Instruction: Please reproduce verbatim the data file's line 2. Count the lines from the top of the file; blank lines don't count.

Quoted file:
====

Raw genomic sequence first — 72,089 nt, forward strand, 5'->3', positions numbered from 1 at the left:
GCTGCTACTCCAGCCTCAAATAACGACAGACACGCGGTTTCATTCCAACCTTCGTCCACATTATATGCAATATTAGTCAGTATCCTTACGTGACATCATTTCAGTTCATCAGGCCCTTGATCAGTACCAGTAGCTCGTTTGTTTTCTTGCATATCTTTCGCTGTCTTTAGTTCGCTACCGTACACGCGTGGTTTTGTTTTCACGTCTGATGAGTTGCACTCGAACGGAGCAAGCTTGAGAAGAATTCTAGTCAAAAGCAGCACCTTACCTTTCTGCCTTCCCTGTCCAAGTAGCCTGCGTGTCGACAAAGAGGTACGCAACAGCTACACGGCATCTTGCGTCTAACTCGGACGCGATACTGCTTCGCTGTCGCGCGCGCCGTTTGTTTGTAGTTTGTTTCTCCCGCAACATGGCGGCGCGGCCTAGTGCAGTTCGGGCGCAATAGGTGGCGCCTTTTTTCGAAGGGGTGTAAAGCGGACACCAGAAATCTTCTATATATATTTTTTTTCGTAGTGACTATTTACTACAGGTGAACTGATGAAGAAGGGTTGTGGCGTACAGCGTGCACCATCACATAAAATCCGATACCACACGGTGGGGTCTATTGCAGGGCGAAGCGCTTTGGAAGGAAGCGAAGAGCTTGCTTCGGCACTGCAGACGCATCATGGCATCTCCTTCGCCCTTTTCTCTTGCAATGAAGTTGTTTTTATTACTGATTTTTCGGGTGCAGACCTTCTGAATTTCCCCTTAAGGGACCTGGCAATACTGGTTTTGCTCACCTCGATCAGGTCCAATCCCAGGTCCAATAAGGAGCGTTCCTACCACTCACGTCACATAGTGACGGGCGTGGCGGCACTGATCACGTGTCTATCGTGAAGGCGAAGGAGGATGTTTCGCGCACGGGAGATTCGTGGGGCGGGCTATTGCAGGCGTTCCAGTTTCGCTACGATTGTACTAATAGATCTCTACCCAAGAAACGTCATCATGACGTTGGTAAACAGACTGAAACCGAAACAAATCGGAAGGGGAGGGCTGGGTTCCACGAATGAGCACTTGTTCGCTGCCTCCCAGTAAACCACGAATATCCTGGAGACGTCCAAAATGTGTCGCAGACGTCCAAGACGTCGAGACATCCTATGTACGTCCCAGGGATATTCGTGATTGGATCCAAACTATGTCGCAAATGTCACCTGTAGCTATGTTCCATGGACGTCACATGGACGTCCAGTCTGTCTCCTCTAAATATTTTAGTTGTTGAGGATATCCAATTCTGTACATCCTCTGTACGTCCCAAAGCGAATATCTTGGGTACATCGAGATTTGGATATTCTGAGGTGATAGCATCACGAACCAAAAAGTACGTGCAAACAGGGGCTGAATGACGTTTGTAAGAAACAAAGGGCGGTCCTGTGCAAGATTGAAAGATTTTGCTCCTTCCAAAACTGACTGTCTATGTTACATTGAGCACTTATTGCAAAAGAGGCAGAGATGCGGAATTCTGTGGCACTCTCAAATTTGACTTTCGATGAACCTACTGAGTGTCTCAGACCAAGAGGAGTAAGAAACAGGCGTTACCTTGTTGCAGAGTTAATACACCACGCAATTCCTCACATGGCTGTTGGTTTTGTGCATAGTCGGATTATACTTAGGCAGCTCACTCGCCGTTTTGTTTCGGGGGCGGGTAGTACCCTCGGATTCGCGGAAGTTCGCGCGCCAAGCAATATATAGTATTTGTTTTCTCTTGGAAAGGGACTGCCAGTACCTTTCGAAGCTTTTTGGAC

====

GCTGCTACTCCAGCCTCAAATAACGACAGACACGCGGTTTCATTCCAACCTTCGTCCACATTATATGCAATATTAGTCAGTATCCTTACGTGACATCATTTCAGTTCATCAGGCCCTTGATCAGTACCAGTAGCTCGTTTGTTTTCTTGCATATCTTTCGCTGTCTTTAGTTCGCTACCGTACACGCGTGGTTTTGTTTTCACGTCTGATGAGTTGCACTCGAACGGAGCAAGCTTGAGAAGAATTCTAGTCAAAAGCAGCACCTTACCTTTCTGCCTTCCCTGTCCAAGTAGCCTGCGTGTCGACAAAGAGGTACGCAACAGCTACACGGCATCTTGCGTCTAACTCGGACGCGATACTGCTTCGCTGTCGCGCGCGCCGTTTGTTTGTAGTTTGTTTCTCCCGCAACATGGCGGCGCGGCCTAGTGCAGTTCGGGCGCAATAGGTGGCGCCTTTTTTCGAAGGGGTGTAAAGCGGACACCAGAAATCTTCTATATATATTTTTTTTCGTAGTGACTATTTACTACAGGTGAACTGATGAAGAAGGGTTGTGGCGTACAGCGTGCACCATCACATAAAATCCGATACCACACGGTGGGGTCTATTGCAGGGCGAAGCGCTTTGGAAGGAAGCGAAGAGCTTGCTTCGGCACTGCAGACGCATCATGGCATCTCCTTCGCCCTTTTCTCTTGCAATGAAGTTGTTTTTATTACTGATTTTTCGGGTGCAGACCTTCTGAATTTCCCCTTAAGGGACCTGGCAATACTGGTTTTGCTCACCTCGATCAGGTCCAATCCCAGGTCCAATAAGGAGCGTTCCTACCACTCACGTCACATAGTGACGGGCGTGGCGGCACTGATCACGTGTCTATCGTGAAGGCGAAGGAGGATGTTTCGCGCACGGGAGATTCGTGGGGCGGGCTATTGCAGGCGTTCCAGTTTCGCTACGATTGTACTAATAGATCTCTACCCAAGAAACGTCATCATGACGTTGGTAAACAGACTGAAACCGAAACAAATCGGAAGGGGAGGGCTGGGTTCCACGAATGAGCACTTGTTCGCTGCCTCCCAGTAAACCACGAATATCCTGGAGACGTCCAAAATGTGTCGCAGACGTCCAAGACGTCGAGACATCCTATGTACGTCCCAGGGATATTCGTGATTGGATCCAAACTATGTCGCAAATGTCACCTGTAGCTATGTTCCATGGACGTCACATGGACGTCCAGTCTGTCTCCTCTAAATATTTTAGTTGTTGAGGATATCCAATTCTGTACATCCTCTGTACGTCCCAAAGCGAATATCTTGGGTACATCGAGATTTGGATATTCTGAGGTGATAGCATCACGAACCAAAAAGTACGTGCAAACAGGGGCTGAATGACGTTTGTAAGAAACAAAGGGCGGTCCTGTGCAAGATTGAAAGATTTTGCTCCTTCCAAAACTGACTGTCTATGTTACATTGAGCACTTATTGCAAAAGAGGCAGAGATGCGGAATTCTGTGGCACTCTCAAATTTGACTTTCGATGAACCTACTGAGTGTCTCAGACCAAGAGGAGTAAGAAACAGGCGTTACCTTGTTGCAGAGTTAATACACCACGCAATTCCTCACATGGCTGTTGGTTTTGTGCATAGTCGGATTATACTTAGGCAGCTCACTCGCCGTTTTGTTTCGGGGGCGGGTAGTACCCTCGGATTCGCGGAAGTTCGCGCGCCAAGCAATATATAGTATTTGTTTTCTCTTGGAAAGGGACTGCCAGTACCTTTCGAAGCTTTTTGGAC